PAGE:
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When we begin a Buddhist practice, we often set our sights on lofty spiritual goals. Yet the day-to-day problems we face can be stepping stones to deeper understanding. For Zen monk Haemin Sunim, helping regular people with low self-esteem, feelings of loss, or career failure is an integral part of his monastic duties, and a way to spread the dharma in his home country of South Korea, where Buddhism has been on the decline.  Dubbe...
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So often we succumb to our narratives about the people in our lives without taking a moment to examine what’s really going on, and this mindset leaves us feeling isolated. Koshin Paley Ellison calls this state of existence “zombieland,” and says that the habits that keep us locked in our mental stories—and glued to our devices—are rooted in a deep-seated fear of awkwardness and discomfort. Koshin is a Zen chaplain and teacher and c...
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The Lotus Sutra is one of the most important Buddhist texts, but for the uninitiated reader, it can make little to no sense. Our guests are two of the foremost scholars in Buddhist studies, Donald Lopez, Jr., Arthur E. Link Distinguished University Professor of Buddhist and Tibetan Studies at the University of Michigan, and Jacqueline Stone, who recently retired from her position as Professor of Japanese Religions at Princeton Uni...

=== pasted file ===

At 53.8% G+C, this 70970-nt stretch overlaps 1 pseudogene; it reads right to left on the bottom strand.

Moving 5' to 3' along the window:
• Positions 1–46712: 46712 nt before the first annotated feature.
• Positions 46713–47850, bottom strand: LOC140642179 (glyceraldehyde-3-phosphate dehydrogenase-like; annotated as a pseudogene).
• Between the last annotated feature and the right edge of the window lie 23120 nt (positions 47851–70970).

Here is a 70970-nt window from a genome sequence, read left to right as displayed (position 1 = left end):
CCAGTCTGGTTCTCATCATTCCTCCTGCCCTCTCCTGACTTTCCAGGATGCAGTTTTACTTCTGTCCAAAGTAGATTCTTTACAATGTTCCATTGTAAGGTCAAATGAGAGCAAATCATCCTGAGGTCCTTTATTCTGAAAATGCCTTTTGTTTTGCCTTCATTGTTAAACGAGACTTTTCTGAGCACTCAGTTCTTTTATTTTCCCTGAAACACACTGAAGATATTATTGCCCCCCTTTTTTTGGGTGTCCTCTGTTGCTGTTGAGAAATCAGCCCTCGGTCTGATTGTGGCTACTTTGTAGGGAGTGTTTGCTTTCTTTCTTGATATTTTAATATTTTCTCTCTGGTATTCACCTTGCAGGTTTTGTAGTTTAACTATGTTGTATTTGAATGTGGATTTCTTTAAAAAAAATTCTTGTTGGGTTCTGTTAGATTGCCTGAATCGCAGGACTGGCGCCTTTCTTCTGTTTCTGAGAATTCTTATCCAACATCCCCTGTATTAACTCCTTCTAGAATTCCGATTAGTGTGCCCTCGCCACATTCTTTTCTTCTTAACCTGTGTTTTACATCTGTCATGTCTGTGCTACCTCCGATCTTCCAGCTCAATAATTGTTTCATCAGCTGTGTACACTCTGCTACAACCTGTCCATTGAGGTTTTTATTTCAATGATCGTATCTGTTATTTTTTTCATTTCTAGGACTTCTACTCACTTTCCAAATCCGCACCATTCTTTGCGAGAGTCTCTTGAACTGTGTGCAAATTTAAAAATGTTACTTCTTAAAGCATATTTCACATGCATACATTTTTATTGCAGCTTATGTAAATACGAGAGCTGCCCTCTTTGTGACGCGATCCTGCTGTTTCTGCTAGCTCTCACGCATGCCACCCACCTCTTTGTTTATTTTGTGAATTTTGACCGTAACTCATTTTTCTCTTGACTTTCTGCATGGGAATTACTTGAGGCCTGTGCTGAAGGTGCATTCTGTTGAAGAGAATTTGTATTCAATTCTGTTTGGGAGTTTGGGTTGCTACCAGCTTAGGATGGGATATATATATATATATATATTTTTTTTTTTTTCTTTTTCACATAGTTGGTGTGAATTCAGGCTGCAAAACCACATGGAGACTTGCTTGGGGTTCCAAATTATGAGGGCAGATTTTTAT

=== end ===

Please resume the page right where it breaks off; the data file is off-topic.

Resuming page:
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Law professor and mindfulness instructor Rhonda Magee says the recent resurgence of overt racism shows that we failed to address its root cause—our own racial biases. Magee is a professor at the University of San Francisco’s School of Law, where she teaches about racial justice and uses mindfulness to help students surface their own prejudices. She has written about her work in a new book, The Inner Work of Racial Justice: Healing ...
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Writer and longtime Zen student Lawrence Shainberg joins Tricycle Editor and Publisher James Shaheen to discuss his new book, "Four Men Shaking: Searching for Sanity with Samuel Beckett, Norman Mailer, and My Perfect Zen Teacher." They talk about Shainberg’s struggles as a practitioner and an author and how he brings them together in his new memoir, which recounts his conversations with his literary heroes, Samuel Beckett a...
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July 30, 2019 44 min